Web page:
Malta man honored for model airplane work

Henry Haffke holding a Merit certificate from the National Aeronautic Association

Henry Haffke likes to fly with his feet on the ground. That’s one of the benefits of being a model aircraft aficionado.

The longtime Malta resident was honored Wednesday with a Certificate of Merit from the National Aeronautic Association for his years of designing, researching and writing about model aircraft.

Malta Supervisor Paul Sausville presented the award to Haffke at Wesley Health Care Center in Saratoga Springs.
Haffke fell in love with aviation while growing up in Springfield, Mass., where he spent summer evenings at a nearby airfield, watching with amazement small planes coming and going overhead.

“It was cheap entertainment when you couldn’t afford 10 cents for a movie,” he said in a recent interview. “There were always airplanes flying overhead. I started building models, with my father’s help, when I was 5 or 6.” Haffke had earned his pilot’s wings by the time he was 15.

“I worked in a grocery store 20 to 25 hours a week when I was in high school,” he said. “It cost $7 per hour solo, $9 with an instructor. That’s how I learned to fly.”

At 17, Haffke joined the Navy toward the end of World War II and went to aviation ordnance school in Oklahoma. He then became an instructor, teaching air crewmen in Jacksonville, Fla.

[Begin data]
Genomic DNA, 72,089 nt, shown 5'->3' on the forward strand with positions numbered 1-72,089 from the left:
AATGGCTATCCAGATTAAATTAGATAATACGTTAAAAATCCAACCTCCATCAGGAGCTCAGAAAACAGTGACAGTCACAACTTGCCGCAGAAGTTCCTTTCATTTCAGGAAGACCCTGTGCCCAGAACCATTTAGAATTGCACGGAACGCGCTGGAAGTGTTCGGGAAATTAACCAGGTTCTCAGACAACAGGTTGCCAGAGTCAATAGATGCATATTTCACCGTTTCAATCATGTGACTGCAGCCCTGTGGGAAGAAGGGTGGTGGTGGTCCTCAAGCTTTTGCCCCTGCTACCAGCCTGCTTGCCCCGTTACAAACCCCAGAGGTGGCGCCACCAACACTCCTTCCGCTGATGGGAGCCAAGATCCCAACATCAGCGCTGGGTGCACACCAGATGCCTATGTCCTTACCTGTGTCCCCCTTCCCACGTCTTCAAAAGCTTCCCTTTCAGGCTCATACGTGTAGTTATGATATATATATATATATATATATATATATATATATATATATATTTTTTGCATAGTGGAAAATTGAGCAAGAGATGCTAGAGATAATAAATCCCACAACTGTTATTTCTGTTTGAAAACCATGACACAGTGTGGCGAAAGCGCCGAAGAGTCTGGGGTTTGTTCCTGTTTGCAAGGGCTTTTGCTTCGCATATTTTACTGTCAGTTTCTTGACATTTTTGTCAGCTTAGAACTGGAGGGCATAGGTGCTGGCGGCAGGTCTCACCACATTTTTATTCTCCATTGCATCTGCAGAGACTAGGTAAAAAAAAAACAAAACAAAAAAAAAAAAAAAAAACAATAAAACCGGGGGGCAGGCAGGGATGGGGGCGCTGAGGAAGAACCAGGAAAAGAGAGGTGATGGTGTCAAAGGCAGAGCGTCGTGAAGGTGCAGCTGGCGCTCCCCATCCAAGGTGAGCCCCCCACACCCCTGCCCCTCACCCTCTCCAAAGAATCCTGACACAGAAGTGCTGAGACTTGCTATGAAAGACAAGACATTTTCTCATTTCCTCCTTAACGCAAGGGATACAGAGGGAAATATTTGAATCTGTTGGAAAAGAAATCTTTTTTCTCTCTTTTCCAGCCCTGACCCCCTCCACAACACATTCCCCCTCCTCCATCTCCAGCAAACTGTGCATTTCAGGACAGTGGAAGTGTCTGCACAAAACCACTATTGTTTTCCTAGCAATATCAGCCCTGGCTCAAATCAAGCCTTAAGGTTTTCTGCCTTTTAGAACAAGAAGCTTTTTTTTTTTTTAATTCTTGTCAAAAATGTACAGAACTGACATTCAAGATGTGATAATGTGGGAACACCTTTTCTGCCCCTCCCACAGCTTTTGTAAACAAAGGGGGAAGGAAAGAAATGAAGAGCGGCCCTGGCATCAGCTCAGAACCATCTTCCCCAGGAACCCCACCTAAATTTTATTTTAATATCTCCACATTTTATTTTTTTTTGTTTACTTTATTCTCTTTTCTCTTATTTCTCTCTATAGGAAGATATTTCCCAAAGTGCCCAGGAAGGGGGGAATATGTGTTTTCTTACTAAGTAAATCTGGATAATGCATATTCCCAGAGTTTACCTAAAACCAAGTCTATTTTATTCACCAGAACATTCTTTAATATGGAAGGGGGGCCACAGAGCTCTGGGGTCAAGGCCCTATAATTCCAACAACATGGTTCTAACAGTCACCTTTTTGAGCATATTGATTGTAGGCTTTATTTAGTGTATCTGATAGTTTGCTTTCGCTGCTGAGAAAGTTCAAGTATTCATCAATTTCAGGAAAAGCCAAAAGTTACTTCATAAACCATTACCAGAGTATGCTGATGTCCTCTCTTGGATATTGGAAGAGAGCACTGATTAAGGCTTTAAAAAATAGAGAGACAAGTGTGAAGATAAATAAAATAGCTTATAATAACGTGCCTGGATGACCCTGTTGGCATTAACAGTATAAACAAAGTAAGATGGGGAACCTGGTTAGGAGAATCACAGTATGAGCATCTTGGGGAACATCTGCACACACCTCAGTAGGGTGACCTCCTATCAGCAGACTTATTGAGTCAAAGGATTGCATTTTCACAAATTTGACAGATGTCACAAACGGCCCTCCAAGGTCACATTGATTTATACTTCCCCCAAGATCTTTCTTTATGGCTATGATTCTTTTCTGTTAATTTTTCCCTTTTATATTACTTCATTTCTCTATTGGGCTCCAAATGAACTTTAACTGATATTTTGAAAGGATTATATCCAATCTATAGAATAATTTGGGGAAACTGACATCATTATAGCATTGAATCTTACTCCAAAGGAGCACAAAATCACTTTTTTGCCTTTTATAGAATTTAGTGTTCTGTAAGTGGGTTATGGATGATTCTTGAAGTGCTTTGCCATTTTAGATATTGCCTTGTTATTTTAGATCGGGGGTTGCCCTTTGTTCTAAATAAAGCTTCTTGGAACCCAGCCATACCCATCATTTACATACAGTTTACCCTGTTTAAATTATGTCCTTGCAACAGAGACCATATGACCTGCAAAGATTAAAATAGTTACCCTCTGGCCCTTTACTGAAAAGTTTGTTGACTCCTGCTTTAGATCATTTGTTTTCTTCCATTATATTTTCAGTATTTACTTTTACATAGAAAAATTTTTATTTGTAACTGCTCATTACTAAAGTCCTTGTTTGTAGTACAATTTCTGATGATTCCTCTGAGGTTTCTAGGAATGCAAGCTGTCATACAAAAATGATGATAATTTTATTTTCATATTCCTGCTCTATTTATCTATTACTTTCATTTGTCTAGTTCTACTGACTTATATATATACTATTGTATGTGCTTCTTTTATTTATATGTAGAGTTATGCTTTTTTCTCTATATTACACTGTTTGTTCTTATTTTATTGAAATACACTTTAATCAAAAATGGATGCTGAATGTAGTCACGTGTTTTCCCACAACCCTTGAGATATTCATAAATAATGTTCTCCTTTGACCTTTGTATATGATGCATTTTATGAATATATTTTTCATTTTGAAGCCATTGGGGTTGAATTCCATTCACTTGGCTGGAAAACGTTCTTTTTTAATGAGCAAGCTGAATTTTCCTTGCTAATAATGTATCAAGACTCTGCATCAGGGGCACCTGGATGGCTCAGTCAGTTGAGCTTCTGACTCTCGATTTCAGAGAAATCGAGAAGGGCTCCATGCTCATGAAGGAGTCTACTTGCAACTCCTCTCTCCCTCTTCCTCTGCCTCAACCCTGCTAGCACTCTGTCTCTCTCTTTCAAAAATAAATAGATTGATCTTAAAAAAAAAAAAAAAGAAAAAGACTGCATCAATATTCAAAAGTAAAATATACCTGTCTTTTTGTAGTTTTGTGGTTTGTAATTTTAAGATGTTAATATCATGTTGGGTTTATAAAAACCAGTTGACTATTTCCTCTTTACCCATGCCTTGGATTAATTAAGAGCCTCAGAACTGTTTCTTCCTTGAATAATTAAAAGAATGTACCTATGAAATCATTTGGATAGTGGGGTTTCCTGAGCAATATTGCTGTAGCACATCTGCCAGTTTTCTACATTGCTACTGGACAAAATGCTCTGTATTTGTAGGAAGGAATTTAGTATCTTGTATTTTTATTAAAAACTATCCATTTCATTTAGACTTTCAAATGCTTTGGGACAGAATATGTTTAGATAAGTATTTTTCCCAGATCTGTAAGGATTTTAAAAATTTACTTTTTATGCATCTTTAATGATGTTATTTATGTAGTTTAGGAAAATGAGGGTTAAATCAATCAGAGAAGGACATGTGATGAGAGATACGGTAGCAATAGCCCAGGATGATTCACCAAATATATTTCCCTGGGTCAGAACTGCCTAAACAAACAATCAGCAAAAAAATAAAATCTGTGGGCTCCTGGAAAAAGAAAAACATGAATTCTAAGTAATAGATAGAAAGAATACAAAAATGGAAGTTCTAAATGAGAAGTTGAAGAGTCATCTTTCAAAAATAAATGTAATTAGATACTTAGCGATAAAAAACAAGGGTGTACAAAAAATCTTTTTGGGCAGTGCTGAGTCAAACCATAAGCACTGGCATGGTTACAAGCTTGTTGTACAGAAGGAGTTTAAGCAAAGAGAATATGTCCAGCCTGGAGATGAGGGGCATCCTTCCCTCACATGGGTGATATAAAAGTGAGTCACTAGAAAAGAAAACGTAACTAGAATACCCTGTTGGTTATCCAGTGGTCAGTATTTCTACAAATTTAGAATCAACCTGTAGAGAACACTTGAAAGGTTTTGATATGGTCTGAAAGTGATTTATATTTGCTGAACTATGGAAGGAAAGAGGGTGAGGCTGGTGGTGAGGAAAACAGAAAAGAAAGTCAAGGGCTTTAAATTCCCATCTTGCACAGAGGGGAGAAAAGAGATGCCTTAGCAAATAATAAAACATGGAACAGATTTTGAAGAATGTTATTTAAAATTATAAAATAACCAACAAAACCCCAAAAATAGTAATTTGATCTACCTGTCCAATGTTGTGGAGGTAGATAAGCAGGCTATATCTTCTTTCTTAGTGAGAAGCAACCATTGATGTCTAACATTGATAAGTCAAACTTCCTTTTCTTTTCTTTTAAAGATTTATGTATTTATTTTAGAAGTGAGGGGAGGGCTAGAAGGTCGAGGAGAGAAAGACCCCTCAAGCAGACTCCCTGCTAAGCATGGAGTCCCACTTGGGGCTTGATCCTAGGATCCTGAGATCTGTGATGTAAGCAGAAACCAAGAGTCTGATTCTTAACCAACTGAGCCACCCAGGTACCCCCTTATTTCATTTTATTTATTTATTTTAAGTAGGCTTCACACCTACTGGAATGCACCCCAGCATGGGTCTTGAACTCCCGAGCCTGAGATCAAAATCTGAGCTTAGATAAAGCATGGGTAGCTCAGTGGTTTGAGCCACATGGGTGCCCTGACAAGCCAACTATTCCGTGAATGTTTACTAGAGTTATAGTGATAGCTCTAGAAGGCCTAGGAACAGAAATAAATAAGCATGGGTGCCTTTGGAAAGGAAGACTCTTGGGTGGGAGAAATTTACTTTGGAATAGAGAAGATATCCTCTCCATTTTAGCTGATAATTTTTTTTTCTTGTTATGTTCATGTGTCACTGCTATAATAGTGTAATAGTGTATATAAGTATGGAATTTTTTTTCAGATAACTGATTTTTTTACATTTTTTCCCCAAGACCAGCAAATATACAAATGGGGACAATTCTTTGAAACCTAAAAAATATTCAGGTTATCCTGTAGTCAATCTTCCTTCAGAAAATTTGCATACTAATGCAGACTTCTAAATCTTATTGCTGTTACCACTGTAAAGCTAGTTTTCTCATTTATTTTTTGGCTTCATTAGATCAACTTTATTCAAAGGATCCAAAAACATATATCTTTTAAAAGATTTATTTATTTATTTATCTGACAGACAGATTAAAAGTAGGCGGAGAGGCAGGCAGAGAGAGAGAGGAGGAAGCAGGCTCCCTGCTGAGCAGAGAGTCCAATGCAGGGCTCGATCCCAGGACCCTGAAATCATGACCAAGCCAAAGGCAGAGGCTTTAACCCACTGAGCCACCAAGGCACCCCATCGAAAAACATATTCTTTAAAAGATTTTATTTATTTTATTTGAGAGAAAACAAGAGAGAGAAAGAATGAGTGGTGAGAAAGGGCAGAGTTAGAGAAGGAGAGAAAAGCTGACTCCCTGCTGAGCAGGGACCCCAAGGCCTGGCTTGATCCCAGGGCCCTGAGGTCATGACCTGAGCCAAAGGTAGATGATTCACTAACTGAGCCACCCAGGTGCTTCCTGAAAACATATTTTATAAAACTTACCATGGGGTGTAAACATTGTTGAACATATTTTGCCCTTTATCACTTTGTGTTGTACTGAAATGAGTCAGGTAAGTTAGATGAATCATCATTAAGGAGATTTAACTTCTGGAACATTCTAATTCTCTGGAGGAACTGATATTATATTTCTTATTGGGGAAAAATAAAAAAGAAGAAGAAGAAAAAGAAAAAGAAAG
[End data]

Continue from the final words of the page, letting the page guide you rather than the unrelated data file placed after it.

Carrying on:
As a hobby, he made airplane models in the service and the interest took off from there.

Today, Haffke is widely regarded as the world’s foremost authority on Gee Bee aircraft, named for the Granville Brothers, who manufactured them in Springfield.

His prized possession is a red and white one-sixth scale replica of a Gee Bee Model-A. The real, full-size airplane featured unique innovations and was quite historic. It was the first plane with side-by-side seats instead of one behind the other so that teachers could talk to students while flying.

Famed aviator Jimmy Doolittle set a world speed record with a Gee Bee R-1 before going on to become a World War II flying hero.

However, Gee Bees were widely regarded as dangerous. Haffke thought the reputation was false and wanted to set the record straight. After extensive and diligent research, he published “Gee Bee — The Real Story of the Granville Brothers and Their Marvelous Airplanes.”

A noted aviation author and historian, Haffke has written for a variety of model aircraft magazines, created numerous model aircraft designs and is an accomplished museum scale builder. He is enshrined in the Academy of Model Aeronautics Hall of Fame in Muncie, Ind., that includes such notables as Neil Armstrong, the first man to walk on the moon.

Haffke never forgot the experiences of his youth and what model aviation means to him. He has continued to attend many local aeromodelling events, where he’s shared his knowledge and passion for model aviation with children and adults alike. He’s used such opportunities to explain how the hobby is a doorway to careers in science, math, engineering and aviation.

The Academy of Model Aeronautics, founded in 1936 during the Golden Age of Aviation, represents more than 155,000 aeromodelers in 2,400 clubs throughout the United States, Guam and Puerto Rico. The organization sanctions more than 2,000 events annually for recreation, sport and scientific pursuit.

The National Aeronautic Association is a nonprofit membership organization that promotes the importance of aviation and space flight to the United States. NAA is the caretaker of several major aviation awards and certifies all world and national aviation records set in the United States. For more information about the organization, go to www.naa.aero.